Follow Up on Dad and his Lady Friend

Previously I wrote about dad’s desire to see his former Lady Friend in “Should Dad Visit Former Lady Friend with Memory Problems?”  I spoke with the director about this question and we decided he should see her during another activity.  They had an event scheduled at the memory care center to honor the Pearl Harbor veterans and remember the events of that day.

When the ALF bus took other residents to the memory center for the Pearl Harbor Memorial, dad went too.  I asked him about it the following Sunday and he didn’t seem to remember it at all.  I asked if he had gone to the memory care building and he said he didn’t think so.

Because of absences and other conflicts, I didn’t get the whole story for a few more days.  I asked the aides in the wellness center on Tuesday if dad had gone over.  None of the aides who were there had gone on Friday to the event but they had heard that dad went and then left before it was over.

After I sat in the lounge to wait for dad to finish his activity, an elderly resident sat down beside me.   She had been in the wellness center when I asked about dad and his Lady Friend.  She told me that she heard that dad had gone to the Memorial and had seen “Mary” sitting with another man, so he got up and asked to go home.  She did say that she hadn’t been there, so this was third hand knowledge.

A few days later, I saw the director and asked her what had happened.  She had not been there either, but I guess she heard from the driver who drove dad over and back.  Dad was in the audience when the speakers talked about Pearl Harbor.  He saw Mary, his former Lady Friend, sitting with her son and other members of her family.  She did not seem to recognize dad or acknowledge him in any way.

Dad sat through half or more of the program and then got up and asked to leave.  He didn’t say why, but just wanted to leave.  The director didn’t think it had anything to do with the fact that his Lady Friend did not know him.  I suspect it did, but he didn’t make a scene or say anything about it to anyone.  And apparently by Sunday, 2 days later, he forgot he went there at all.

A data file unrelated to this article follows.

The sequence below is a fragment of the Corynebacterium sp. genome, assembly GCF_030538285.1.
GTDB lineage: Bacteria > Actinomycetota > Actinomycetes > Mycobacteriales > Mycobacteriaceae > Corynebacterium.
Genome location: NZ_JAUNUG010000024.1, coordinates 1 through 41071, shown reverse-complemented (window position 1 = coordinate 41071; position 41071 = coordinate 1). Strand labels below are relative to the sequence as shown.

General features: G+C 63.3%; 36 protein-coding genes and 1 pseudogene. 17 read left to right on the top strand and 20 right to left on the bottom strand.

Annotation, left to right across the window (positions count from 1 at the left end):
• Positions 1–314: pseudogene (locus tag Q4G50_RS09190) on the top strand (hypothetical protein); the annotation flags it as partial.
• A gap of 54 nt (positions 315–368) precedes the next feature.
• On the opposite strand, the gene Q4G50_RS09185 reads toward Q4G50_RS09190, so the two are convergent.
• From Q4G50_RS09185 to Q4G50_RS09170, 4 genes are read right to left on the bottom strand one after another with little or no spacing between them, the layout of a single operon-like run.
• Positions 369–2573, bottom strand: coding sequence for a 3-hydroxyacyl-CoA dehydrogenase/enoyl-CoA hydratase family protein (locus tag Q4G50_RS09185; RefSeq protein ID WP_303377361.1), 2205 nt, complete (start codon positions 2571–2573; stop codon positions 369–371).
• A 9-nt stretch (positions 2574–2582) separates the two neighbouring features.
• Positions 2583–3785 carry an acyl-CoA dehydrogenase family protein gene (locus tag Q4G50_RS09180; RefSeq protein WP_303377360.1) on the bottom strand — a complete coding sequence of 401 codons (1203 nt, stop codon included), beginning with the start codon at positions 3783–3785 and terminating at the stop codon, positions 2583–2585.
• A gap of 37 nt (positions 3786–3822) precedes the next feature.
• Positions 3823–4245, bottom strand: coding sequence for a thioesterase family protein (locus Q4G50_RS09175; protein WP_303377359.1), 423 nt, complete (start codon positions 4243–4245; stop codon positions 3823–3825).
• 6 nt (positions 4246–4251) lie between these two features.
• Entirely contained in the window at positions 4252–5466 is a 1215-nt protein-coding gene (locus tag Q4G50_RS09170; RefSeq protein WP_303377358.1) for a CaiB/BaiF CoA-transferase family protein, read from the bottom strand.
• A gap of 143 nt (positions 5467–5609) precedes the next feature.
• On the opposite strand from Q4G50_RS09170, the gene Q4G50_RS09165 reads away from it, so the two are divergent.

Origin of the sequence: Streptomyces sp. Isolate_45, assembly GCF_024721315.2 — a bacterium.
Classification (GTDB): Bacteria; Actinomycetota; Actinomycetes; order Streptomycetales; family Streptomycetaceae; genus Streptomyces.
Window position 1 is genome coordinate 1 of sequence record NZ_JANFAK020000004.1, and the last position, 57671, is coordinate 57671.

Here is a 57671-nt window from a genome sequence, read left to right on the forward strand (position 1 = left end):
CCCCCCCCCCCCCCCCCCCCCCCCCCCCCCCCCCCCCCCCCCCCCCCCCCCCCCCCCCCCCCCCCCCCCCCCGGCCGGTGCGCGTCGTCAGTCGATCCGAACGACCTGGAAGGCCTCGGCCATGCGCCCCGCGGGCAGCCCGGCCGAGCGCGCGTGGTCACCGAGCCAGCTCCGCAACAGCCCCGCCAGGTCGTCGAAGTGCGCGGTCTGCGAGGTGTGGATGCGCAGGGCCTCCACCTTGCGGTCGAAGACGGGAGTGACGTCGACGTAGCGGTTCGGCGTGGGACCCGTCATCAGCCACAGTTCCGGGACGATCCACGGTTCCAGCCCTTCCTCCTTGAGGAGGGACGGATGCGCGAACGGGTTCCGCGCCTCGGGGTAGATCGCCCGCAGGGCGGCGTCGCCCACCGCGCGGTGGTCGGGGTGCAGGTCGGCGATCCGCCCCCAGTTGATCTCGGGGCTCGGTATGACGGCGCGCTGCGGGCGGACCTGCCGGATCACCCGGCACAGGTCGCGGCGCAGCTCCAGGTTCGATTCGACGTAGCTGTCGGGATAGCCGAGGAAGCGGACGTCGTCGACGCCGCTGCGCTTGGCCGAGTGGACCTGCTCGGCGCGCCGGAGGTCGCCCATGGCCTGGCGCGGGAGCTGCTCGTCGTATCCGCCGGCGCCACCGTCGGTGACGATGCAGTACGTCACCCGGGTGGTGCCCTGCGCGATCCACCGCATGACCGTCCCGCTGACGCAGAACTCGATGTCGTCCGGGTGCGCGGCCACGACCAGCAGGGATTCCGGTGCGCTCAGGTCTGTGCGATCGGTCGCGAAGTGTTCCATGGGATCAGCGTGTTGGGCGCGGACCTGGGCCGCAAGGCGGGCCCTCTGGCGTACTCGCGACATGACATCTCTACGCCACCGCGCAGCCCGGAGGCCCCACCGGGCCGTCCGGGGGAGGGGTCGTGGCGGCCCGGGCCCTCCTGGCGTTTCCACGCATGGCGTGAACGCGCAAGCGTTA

The director and I agreed that we would not make any efforts to help dad see Mary in the future because he could be hurt by seeing her fail to acknowledge him.  And hopefully he will move on.

I will note that frequently other women now sit by dad although they didn’t before Mary left.  The ALF is like a small town and everyone knows the relationships that form and shift within that small town.  I am satisfied with the way things worked out and hope dad finds other friendships that make him feel as good as that one did.

About letstalkaboutfamily

I am a retired and was the primary caregiver for both my parents before they passed. I have children and grandchildren. This blog is an attempt to connect with other caregivers and share ideas and experiences. I hope you will let me know what worked for you if you had an experience similar to mine. The main issues I am going to talk about are elder care, death and dying, assisted living, family relationships and hoarders and hoarding. Other topics will come up as I address the issues and my relationship with other family members.
This entry was posted in Alzheimer's Disease, Assisted Living Facility, Caregiving, Companionship, Dementia, Elder Care, Eldercare, Lady Friend, relationships and tagged , , , , , , , , . Bookmark the permalink.

4 Responses to Follow Up on Dad and his Lady Friend

  1. jmgoyder says:

    I had been wondering about the situation – thanks for the update.

  2. boomer98053 says:

    To be sure, there is a culture in assisted living that – when you think about it – isn’t that much different from the “outside” world: imaginations run wild, gossip makes its way around “town”, and feelings get hurt. It’s certainly more poignant, however, when the town is as small is that in an assisted living facility. Fortunately, your dad is still attracting the ladies – so that has to feel good on his part.

    • That’s right, Irene. I noticed the same thing at the large ALF mom and dad stayed at when they were still in the South. I stayed with dad 5 months while mom was hospitalized and after she died. I saw all the interactions between people and learned about the womanizers and the loners. It was very interesting to observe from the inside! Even where dad is now with less than 50 residents, and dad being so quiet, everyone still knows who he is.

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